GitHub announces new workforce-minded education bundle for schools

GitHub looks to give students and teachers free access to tools used by professionals in the computer science field.

For students considering a career in computer science, it helps to have access to the latest developer tools. And teachers can always use help developing curricula that tackle the challenges of teaching with and about technology — especially since it changes so quickly.

To meet those needs, GitHub, a prominent web-based hosting service and repository for open-source code and application program interfaces, is expanding its commitment to educators.

The company has announced GitHub Education , which bundles together several facets of GitHub’s developer tools, training and community “unconferences.” GitHub has been free to individual students and teachers for classroom use, but the bundle — which includes GitHub Business Plan and GitHub Enterprise — is intended to make it accessible to entire schools.

Microsoft recently announced plans to acquire GitHub for $7.5 billion. The announcement of the education bundle follows a move this week by Microsoft to acquire Flipgrid — a video platform popular in education — and make it free for anyone to use.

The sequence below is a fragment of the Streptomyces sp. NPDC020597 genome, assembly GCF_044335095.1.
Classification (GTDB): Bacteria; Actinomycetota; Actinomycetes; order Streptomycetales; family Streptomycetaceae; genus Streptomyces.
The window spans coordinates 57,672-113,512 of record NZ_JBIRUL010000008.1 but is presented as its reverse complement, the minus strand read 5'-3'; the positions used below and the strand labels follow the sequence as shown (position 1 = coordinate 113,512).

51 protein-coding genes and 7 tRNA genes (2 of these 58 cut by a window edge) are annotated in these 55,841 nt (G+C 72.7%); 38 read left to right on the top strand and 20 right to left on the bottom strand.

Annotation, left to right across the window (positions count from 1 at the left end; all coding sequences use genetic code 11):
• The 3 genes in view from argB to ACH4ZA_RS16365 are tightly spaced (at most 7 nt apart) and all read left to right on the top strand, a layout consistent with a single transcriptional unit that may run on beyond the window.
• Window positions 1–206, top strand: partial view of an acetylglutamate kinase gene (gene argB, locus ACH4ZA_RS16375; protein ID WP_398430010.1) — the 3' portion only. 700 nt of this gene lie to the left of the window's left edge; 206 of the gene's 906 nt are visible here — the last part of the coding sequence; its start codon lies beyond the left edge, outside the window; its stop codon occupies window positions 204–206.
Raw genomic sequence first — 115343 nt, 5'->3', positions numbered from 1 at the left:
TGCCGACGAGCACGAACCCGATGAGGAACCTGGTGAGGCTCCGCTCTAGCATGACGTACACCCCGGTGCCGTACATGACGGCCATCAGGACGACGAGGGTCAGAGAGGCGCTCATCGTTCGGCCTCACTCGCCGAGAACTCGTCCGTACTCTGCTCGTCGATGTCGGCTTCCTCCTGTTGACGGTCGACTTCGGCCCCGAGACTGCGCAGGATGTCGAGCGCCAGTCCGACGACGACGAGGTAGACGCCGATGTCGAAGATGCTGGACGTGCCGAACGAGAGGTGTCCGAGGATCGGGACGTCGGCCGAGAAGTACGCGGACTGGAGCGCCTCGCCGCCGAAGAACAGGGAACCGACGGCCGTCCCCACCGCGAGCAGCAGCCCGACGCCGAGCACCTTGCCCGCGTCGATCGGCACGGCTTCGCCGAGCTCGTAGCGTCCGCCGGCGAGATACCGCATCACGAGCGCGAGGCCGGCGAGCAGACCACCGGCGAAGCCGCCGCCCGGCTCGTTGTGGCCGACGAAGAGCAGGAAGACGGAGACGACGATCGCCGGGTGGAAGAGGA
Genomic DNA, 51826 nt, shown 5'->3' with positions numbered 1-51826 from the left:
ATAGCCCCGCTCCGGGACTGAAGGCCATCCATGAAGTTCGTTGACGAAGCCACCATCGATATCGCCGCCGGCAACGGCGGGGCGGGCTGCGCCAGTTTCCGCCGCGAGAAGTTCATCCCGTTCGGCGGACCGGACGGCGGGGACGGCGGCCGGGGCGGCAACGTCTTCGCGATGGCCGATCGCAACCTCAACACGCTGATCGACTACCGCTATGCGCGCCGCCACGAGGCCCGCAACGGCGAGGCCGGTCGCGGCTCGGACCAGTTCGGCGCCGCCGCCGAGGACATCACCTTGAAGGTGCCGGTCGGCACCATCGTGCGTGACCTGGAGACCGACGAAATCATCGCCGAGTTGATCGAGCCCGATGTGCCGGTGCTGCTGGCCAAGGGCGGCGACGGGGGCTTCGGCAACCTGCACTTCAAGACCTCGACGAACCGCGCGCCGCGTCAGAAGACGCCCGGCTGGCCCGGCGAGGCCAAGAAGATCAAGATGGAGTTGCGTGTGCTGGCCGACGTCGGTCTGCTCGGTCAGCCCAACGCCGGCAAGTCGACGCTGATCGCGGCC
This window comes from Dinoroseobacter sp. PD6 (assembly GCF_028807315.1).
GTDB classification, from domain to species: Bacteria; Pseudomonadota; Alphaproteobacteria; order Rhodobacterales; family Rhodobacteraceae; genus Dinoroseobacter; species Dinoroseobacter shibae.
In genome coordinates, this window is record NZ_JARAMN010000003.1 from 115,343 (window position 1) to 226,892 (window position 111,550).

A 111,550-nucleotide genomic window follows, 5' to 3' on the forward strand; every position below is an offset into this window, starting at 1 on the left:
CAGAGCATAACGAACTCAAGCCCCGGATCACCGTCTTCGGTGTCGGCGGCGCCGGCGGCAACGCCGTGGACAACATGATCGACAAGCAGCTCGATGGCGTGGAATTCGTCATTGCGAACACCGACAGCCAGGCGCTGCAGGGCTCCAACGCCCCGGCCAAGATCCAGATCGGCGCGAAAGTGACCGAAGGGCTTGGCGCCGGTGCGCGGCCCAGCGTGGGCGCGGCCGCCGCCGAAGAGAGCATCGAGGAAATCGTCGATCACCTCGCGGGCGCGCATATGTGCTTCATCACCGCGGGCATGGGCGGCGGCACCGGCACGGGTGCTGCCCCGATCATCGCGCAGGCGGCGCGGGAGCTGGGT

Included in GitHub Education are:

  • Student Developer Pack, a set of developer tools widely used throughout the tech industry, giving students hands-on experience with the same tools professionals use in the field.
  • Classroom, which gives teachers the ability to create and distribute assignments; students can work on assignments individually or in groups, and teachers can review their progress.
  • Campus Advisor, providing teachers online training in the workings of Git and GitHub, and how to teach students to use them.
  • Campus Experts, online training for schools’ IT professionals in subjects as diverse as technical writing, community leadership, public speaking and software development.
  • Field Day, regional “unconferences” for student leaders to come together from different communities and share their experiences.

In January 2017, the U.S. Department of Education used GitHub as the platform for its first dedicated online space for developers building and sharing open-source code for the education market.

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